Learning Potential in the Outdoors

Every environment has the potential to be a learning environment, but a better understanding is fostered with elements that children and adults can discover, observe and interact with. Copley Wolff Design Group, a leading landscape architecture and planning firm located in Boston, MA, designs landscapes for K–12, higher ed, cultural institutions and public park clients. For these clients, the firm often incorporates signage, artwork, water play, gardens and paving to provide a gamut of learning opportunities. Signage and artwork tell a story — the history of a neighborhood, how a rain garden works or what kind of plants and wildlife are found in the region. Water play is used for cooling off, but can also be a source of sensory development, providing opportunities to see, touch and hear the water as it bubbles and flows. Gardens offer a range of formal learning potential as well as community-building. Plantings are used to teach students about a site’s microclimate and ecology and paving can be used to demonstrate patterns, counting, numbers and measurements.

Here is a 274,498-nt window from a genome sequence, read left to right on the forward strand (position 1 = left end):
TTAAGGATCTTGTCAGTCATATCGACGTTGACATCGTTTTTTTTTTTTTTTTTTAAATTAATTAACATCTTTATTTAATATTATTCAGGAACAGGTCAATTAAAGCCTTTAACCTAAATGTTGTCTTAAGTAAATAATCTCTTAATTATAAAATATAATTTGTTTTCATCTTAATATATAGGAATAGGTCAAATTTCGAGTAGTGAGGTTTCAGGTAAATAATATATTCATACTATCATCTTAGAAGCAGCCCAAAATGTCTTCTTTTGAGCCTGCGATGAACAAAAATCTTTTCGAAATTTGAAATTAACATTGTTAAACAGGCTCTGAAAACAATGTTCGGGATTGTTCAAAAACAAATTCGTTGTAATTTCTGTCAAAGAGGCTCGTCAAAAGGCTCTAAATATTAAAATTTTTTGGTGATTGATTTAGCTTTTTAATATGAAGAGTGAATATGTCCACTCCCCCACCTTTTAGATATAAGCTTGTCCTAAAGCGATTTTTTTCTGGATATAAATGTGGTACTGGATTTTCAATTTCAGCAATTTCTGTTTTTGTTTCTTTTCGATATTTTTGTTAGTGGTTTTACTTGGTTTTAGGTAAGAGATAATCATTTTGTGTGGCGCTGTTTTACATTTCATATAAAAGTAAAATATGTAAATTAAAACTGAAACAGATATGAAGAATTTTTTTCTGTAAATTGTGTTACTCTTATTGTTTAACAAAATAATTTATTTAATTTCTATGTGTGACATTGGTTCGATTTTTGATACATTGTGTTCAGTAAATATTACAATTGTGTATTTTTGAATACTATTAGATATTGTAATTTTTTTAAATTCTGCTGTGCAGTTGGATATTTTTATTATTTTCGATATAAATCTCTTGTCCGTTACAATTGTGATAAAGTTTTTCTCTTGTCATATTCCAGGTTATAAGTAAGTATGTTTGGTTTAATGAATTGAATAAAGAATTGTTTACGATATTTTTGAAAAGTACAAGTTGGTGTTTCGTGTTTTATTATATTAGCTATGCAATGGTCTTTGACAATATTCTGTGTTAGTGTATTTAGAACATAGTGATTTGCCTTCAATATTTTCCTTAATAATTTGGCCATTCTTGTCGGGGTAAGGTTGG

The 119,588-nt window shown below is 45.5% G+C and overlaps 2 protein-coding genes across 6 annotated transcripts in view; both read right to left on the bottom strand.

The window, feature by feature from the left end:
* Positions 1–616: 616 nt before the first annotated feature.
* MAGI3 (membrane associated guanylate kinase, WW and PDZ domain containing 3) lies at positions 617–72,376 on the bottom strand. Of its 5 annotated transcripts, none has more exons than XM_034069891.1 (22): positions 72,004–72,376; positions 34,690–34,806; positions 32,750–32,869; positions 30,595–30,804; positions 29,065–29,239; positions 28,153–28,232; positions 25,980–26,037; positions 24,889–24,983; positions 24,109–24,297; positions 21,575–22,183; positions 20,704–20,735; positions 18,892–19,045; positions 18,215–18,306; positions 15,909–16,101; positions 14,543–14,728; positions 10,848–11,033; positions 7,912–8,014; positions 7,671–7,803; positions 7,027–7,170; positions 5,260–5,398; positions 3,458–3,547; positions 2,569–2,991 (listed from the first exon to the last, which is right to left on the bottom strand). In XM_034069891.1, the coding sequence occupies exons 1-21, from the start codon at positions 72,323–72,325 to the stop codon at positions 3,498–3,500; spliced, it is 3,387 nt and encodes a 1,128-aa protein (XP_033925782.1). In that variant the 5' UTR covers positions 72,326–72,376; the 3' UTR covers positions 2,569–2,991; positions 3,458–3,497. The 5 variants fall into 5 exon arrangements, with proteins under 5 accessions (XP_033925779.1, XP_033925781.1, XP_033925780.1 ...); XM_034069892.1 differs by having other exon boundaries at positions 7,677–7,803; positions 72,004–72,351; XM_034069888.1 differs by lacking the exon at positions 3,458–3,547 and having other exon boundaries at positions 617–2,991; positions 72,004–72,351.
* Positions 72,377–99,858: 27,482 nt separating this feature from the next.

outdoor learning water play space 

Water Play and runnels offer opportunities to see, touch and hear the water as it bubbles and splashes, engaging children’s senses

A Key Role for Early Learning

Children’s everyday places and activities influence their intellectual learning as well as their physical, emotional, social and spiritual development. The environment around a school can play an important role in education and school landscapes are being transformed into interactive places of learning. Landscape architects are being tasked with creating educational landscapes that are meaningful and useful to both the academic institution as well as the community. They are playing a key role in creating site designs that provide many layers of learning that include both formal curriculum as well as informal discovery of and interactions with landscape.